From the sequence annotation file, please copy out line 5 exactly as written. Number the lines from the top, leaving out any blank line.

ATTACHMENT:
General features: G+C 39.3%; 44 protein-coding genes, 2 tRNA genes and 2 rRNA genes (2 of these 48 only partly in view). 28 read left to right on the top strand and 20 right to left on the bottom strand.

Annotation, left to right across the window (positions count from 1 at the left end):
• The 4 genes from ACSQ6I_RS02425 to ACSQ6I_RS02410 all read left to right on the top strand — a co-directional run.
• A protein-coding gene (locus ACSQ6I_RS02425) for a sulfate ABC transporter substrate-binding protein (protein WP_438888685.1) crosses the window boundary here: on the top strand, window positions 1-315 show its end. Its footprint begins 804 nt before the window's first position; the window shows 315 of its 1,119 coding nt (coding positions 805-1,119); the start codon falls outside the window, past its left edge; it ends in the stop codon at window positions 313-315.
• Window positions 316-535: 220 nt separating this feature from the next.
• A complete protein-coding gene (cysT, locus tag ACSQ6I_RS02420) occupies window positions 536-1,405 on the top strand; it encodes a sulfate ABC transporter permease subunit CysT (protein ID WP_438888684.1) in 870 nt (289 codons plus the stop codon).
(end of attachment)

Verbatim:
• Window positions 316-535: 220 nt separating this feature from the next.